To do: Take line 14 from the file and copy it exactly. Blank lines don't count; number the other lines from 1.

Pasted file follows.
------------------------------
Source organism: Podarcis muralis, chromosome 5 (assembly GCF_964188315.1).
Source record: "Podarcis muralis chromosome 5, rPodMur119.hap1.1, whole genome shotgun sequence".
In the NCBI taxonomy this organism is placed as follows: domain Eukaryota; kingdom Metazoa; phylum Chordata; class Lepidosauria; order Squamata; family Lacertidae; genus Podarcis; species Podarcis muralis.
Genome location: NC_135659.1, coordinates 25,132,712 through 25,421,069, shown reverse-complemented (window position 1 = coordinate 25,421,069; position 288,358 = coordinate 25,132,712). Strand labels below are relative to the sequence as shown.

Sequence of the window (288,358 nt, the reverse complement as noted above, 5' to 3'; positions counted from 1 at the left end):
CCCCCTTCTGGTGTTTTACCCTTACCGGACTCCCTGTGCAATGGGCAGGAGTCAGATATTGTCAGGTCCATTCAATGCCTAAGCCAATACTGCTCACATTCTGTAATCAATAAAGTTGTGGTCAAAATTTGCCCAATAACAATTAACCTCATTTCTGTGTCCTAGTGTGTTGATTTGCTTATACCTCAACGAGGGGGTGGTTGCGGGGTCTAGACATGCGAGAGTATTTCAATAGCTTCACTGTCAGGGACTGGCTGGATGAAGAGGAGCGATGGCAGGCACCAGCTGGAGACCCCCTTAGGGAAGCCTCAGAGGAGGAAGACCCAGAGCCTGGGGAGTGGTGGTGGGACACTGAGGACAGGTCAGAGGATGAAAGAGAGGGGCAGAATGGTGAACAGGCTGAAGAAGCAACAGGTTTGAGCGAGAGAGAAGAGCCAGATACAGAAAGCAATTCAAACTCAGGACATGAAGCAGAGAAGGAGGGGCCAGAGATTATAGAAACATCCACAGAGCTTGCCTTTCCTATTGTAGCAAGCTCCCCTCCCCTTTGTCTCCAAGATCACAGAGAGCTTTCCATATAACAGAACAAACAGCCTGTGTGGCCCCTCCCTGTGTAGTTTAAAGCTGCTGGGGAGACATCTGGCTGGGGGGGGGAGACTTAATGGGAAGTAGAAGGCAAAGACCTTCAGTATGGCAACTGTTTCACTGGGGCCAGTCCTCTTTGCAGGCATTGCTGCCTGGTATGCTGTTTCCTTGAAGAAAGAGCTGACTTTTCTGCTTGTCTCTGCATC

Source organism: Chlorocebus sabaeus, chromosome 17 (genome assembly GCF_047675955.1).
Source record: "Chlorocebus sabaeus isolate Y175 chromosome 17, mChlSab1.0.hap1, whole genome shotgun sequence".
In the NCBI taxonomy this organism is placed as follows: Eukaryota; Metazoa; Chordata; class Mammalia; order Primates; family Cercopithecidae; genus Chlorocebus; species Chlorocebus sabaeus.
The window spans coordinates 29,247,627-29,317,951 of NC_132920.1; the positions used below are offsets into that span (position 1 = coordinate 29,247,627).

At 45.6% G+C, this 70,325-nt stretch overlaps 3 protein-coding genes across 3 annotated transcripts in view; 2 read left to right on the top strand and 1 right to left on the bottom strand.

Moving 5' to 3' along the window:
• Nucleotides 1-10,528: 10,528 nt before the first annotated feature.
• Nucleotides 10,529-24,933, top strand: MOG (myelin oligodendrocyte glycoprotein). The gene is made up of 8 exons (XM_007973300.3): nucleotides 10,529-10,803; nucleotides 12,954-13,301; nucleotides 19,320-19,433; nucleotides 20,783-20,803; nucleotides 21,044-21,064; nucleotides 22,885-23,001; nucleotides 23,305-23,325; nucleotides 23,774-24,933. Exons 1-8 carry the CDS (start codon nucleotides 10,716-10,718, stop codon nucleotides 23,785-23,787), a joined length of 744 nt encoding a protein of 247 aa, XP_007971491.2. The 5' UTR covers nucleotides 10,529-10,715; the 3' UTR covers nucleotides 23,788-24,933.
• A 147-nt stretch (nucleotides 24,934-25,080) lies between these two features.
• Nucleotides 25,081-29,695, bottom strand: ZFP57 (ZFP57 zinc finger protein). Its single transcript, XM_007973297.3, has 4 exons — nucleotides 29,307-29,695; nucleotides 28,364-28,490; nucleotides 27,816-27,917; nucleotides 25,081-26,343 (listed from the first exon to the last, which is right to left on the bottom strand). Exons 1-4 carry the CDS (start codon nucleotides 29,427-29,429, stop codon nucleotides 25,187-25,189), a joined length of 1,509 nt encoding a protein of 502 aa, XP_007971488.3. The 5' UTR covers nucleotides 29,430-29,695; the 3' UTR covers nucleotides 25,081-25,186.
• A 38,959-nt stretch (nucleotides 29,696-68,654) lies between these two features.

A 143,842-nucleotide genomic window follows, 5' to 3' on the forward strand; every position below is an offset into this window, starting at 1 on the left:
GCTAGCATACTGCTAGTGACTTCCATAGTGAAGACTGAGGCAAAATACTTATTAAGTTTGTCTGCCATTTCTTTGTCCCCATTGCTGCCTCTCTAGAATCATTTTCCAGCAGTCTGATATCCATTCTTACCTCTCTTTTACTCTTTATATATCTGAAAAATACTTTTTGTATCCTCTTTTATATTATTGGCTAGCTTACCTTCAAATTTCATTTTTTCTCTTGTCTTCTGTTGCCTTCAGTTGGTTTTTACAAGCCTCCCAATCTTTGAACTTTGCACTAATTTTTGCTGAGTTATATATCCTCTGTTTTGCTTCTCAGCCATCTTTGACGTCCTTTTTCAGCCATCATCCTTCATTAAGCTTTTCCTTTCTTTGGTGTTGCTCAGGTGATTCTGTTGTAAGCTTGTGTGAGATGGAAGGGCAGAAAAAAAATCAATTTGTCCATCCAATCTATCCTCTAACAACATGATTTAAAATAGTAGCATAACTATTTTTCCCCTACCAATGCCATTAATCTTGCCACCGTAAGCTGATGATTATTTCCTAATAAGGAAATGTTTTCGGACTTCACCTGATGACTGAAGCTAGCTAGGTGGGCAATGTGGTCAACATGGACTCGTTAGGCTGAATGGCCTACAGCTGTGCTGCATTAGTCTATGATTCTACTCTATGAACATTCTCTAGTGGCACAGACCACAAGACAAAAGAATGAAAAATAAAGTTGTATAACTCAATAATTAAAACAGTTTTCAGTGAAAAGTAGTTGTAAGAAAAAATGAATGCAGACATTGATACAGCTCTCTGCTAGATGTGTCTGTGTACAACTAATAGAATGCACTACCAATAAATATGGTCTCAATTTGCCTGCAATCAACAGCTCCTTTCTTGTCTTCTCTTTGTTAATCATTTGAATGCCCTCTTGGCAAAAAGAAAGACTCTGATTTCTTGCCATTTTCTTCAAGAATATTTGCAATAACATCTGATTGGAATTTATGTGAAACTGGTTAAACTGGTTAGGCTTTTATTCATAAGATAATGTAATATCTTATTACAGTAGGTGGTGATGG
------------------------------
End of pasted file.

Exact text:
• Nucleotides 10,529-24,933, top strand: MOG (myelin oligodendrocyte glycoprotein). The gene is made up of 8 exons (XM_007973300.3): nucleotides 10,529-10,803; nucleotides 12,954-13,301; nucleotides 19,320-19,433; nucleotides 20,783-20,803; nucleotides 21,044-21,064; nucleotides 22,885-23,001; nucleotides 23,305-23,325; nucleotides 23,774-24,933. Exons 1-8 carry the CDS (start codon nucleotides 10,716-10,718, stop codon nucleotides 23,785-23,787), a joined length of 744 nt encoding a protein of 247 aa, XP_007971491.2. The 5' UTR covers nucleotides 10,529-10,715; the 3' UTR covers nucleotides 23,788-24,933.